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Character or Glyph. What is the Difference?

Posted: Fri Jul 03, 2020 6:11 pm
by Stonyjohn
Just like Mark321 I have been trying to get my head around the question of characters / glyphs. I still can't find any definitive explanation of the difference between them - I always thought the terms were interchangeable.
I found this statement on another topic: "You can click the "Unicode" toolbar icon to show all glyphs, but unfortunately you won't be able to copy and paste them, as glyphs are not equal to characters." So, that confirms there is difference, but doesn't answer the fundamental question: how are glyphs used? If glyphs cannot be used as text in the general sense (e.g. with MS Word), why are they there in the first place? As they aren't included in the Windows Character Map, those of us not using a third-party font manager will be completely unaware of their existence at all, prompting the question: how did the font designers mean them to be used?
While investigating this subject in more detail I have found more questions than answers. For instance: taking Linotype Palatino as an example, MT indicates that it has a total of 1063 characters; however the same font on the Windows Charater Map shows only 1052 (the same as the Libre Office charactrer map). Where did the other 11 come from? Also, at the top of the MT Characters panel is a drop-down list of 22 separate sections within this font, indicating e.g. "Basic Latin (95 of 128)". 128?? Where are the other 33? If all the "of" numbers are added together, the grand total is 2884! Please, someone explain what's going on.
Incidentally, there is mention of a section called "Private Use Area" or PUA. After scouring the MT screen and the Help and the User Manual I can find no mention of this. As I said - more questions than answers.
I'm sorry, Mark321, but I'm really trying here.

Re: Character or Glyph. What is the Difference?

Posted: Fri Jul 03, 2020 6:36 pm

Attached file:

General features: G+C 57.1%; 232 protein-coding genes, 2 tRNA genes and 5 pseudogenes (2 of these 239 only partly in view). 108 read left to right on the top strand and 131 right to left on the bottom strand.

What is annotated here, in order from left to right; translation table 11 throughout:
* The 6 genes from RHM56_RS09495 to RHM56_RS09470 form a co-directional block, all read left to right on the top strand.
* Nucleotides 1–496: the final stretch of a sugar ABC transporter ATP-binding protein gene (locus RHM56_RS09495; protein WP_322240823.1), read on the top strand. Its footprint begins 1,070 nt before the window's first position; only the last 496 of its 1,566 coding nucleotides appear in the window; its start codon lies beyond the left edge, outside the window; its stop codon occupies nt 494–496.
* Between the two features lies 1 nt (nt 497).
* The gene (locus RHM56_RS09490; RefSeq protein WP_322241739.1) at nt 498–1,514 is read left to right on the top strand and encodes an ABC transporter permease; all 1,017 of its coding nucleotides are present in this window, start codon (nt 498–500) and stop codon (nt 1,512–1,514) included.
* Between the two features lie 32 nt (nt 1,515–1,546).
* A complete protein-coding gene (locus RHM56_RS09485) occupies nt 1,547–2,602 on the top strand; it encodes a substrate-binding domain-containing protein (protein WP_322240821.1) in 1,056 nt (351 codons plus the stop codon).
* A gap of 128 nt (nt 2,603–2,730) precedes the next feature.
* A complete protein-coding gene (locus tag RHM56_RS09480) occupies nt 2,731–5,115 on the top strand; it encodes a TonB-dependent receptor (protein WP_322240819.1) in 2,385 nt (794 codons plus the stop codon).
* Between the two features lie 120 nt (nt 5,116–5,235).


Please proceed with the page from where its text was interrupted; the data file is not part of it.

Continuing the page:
by Bhikkhu Pesala
Total noobs are welcome here, even if they are really trying. :wink:

A glyph may be mapped or unmapped to a Unicode code-point. If it is mapped the glyph is also a character, if it is unmapped, it is just a glyph (a shape).

Many fonts, like Linotype Palatino contain a number of unmapped glyphs for use with OpenType features such as Small Capitals. In applications that support OpenType features (like modern version of Word), if you type "abc" and enable Small Capitals, what you get is "ABC" in Small Capitals. Copy the text to any application that does not support OpenType features and you're back to the actual text string of "abc."

The Unicode Range is split into hundreds of character sets for different languages. The Unicode Consortium has gradually added support for more languages over the years, by assigning character ranges to languages you and I have never heard of.

What you see in many fonts is just character sets for Latin scripts ABC, and not Burmese, Thai or CJK (Chinese, Japanese, and Korean, etc. Special fonts will have those ranges). Windows Arial covers a lot of ranges, but not all by a long way.

So, long story short, you can copy a glyph that is mapped (a character), but not one that is unmapped. However, you can copy it as an image. I copied this Qu ligature from Palatino using MainType.
Unmapped Glyph from Palatino.png
Unmapped Glyph from Palatino.png (5.53 KiB) Viewed 557 times

Re: Character or Glyph. What is the Difference?

Posted: Fri Jul 03, 2020 6:59 pm
by Bhikkhu Pesala
Here is a slideshow of a preview of my font in FontCreator, showing the effect of enabling various OpenType features. The rocket is a coloured character, which is mapped to decimal code-point 128640 (1F680 hexadecimal) in the Unicode Character Set, Transport and Map Symbols. It has coloured glyph members that are unmapped, but which are used in the "rocket" character. OpenType Features illustrated below
  1. Small Capitals
  2. Capitals to Small Capitals
  3. Petite Capitals
  4. Discretionary Ligatures
  5. Superscripts
  6. Subscripts
  7. Ornaments
OpenType Features.png
OpenType Features.png (115.62 KiB) Viewed 556 times